How to Choose a Medicare Plan

Reaching the age 65 will give you automatic Medicare eligibility. But contrary to popular belief, this health plan is not for free, and you have to understand everything about it before signing up. Otherwise, you’ll find it very expensive.

Even if you’ve been on Medicare for a long time, re-evaluating your options yearly will make sure you still have the right plan. The yearly open enrollment period, during which you can switch plans when you want to, is from October 15 to December 7.

If you have a Medicare Part D drug plan or a Medicare Advantage plan, it becomes particularly important to go through your options yearly, considering that these two policies change features features from time to time, such as deductibles, copay amounts, covered drugs and the rest.

Medicare plans come in four different classifications:

Part A (Hospital Care, Skilled Nursing, Hospice and Some Home Health Care)

This Part is free for those who have a Social Security work history of no shorter than 10 years, and their premium will be dictated by the number of Social Security work credits they have.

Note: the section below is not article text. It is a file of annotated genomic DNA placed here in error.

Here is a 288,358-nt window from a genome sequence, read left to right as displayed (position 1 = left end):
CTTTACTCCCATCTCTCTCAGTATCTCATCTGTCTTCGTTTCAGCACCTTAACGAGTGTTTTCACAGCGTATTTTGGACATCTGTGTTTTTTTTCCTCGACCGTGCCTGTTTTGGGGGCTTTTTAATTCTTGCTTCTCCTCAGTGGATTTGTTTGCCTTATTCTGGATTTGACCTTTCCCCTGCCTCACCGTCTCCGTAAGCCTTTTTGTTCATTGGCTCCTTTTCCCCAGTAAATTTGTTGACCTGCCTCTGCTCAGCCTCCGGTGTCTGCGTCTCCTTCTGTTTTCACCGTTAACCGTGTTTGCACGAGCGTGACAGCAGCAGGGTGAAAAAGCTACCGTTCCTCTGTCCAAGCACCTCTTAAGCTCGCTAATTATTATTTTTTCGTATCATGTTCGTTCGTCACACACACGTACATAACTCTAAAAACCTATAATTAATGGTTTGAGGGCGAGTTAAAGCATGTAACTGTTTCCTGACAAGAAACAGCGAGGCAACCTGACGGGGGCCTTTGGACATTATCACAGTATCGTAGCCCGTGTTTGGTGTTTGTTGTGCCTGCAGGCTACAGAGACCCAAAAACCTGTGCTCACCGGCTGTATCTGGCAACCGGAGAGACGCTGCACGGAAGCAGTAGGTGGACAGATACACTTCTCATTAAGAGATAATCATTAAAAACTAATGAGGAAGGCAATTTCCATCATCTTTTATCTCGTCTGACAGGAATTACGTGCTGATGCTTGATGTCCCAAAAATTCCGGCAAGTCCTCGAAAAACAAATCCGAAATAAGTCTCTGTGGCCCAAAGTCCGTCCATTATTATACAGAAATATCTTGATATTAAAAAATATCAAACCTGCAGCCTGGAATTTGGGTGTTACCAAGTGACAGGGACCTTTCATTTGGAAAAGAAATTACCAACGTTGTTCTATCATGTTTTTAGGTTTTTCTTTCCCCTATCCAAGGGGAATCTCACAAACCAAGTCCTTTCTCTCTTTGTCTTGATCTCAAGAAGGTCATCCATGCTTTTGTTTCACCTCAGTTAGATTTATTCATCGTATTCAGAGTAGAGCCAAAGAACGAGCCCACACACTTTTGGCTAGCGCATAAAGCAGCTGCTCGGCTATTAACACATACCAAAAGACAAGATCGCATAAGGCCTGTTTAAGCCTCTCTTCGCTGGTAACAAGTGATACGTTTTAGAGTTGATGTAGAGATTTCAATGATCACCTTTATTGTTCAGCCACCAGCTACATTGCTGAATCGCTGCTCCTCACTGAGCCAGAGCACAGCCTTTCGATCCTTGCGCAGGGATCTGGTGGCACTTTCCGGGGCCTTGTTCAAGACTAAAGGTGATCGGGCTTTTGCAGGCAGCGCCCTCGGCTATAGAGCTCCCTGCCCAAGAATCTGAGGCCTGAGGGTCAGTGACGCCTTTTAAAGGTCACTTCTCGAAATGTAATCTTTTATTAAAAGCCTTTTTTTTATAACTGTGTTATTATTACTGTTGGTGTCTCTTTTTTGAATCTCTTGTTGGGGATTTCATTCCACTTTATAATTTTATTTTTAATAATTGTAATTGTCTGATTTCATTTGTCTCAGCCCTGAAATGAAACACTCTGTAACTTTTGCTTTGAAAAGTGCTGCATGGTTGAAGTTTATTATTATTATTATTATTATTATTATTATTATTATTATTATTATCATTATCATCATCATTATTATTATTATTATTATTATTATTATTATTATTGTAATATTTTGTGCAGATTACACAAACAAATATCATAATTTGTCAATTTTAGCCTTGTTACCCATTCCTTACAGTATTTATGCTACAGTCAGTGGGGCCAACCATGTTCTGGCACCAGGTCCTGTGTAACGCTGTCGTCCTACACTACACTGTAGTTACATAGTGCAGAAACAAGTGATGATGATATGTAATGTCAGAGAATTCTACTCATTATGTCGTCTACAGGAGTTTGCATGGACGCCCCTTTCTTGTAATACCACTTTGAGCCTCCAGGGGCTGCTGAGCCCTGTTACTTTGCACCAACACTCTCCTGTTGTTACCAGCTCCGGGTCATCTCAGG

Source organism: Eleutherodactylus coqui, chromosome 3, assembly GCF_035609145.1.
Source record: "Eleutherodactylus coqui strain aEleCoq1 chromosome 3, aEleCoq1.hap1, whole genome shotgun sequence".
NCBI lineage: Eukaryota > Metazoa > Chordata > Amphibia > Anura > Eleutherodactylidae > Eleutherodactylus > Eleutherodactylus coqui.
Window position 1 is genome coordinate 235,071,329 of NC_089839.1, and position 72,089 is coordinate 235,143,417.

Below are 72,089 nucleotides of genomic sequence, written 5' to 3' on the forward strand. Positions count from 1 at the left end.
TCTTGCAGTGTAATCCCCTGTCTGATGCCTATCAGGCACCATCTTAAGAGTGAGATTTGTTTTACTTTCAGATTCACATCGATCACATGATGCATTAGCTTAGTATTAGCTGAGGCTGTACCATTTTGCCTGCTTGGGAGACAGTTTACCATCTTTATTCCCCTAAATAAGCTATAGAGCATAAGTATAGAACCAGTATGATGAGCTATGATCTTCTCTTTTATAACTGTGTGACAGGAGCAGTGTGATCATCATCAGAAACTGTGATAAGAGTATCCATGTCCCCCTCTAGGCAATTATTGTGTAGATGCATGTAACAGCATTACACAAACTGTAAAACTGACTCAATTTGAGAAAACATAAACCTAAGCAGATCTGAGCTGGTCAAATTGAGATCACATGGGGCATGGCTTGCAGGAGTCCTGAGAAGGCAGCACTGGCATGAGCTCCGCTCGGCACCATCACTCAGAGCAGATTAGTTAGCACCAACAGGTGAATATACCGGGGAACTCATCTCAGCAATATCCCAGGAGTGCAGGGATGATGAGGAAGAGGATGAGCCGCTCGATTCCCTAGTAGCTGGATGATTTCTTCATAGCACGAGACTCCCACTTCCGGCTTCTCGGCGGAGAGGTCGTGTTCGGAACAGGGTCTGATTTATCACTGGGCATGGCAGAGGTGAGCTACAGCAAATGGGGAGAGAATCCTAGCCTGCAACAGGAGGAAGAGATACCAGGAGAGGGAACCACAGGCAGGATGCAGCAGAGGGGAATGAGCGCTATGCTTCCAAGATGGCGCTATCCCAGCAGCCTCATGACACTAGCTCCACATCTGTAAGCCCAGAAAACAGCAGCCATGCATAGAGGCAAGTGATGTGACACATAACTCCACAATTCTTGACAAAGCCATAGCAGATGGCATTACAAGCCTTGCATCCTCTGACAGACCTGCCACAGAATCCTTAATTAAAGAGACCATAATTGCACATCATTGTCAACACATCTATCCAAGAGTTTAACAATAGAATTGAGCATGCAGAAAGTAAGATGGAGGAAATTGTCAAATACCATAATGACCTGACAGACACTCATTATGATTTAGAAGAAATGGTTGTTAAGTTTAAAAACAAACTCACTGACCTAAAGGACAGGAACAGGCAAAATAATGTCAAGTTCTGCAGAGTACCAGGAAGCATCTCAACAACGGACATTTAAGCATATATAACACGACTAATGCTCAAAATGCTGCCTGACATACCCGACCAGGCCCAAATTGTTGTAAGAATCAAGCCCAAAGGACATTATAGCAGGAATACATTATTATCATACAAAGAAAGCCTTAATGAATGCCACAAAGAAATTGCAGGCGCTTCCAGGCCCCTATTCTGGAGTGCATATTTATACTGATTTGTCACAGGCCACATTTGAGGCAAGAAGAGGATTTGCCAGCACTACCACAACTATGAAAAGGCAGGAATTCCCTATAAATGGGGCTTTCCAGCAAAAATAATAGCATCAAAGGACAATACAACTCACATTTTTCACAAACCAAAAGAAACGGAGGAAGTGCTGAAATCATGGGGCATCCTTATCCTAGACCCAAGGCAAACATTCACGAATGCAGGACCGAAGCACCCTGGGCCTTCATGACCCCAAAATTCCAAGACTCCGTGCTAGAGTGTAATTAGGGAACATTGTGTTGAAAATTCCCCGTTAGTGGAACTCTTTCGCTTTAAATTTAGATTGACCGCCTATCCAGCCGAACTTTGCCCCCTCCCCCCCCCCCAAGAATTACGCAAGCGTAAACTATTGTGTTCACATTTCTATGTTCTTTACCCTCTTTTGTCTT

Part B (Doctor Visits, Preventive Care, Outpatient Care And Hospitals, And Some Home Health Care)

In 2018, this averages to $134/month for most beneficiaries who yearly earnings do not exceed $85,000 ($170,000 for couples), and up to $428.60 for whose with annual incomes of $214,000 ($428,000 for a couple) or more. Like most people, you might need a Medicap plan aside from Parts A & B.

Part C – Medical Advantage Plan

You will find private companies partnering with Medicare to offer a combination of Part A and Part B coverage, with some plans even providing Part D benefits. Premiums differ according to plan and region, but the Medicare Advantage plan average in 2018 is $30, lower by 6% from the past year.

Part D – Prescription Drugs

Premiums average $33.50 in 2018, which is less than 2017’s $34.70.

The first important decision Medicare beneficiaries must make is whether they shoudl go for traditional coverage (Parts A, B and D) or a Medical Advantage plan (Part C). Medical Advantage plans can have low or zero monthly premiums, but they often restrict members to certain doctors and hospitals. These two options have deductibles, copoays and coinsurance, which requires you to shoulder a part of the bill.

If you choose traditional Medicare, you can just add a Medicap policy, which is a supplemental policy that takes care of what isn’t covered by Medicare. There are 10 types of Medicap policies, each offered by a private company or group, and their costs differ significantly. You’d like to review each plan as thoroughly as possible in order to make the smartest choice.

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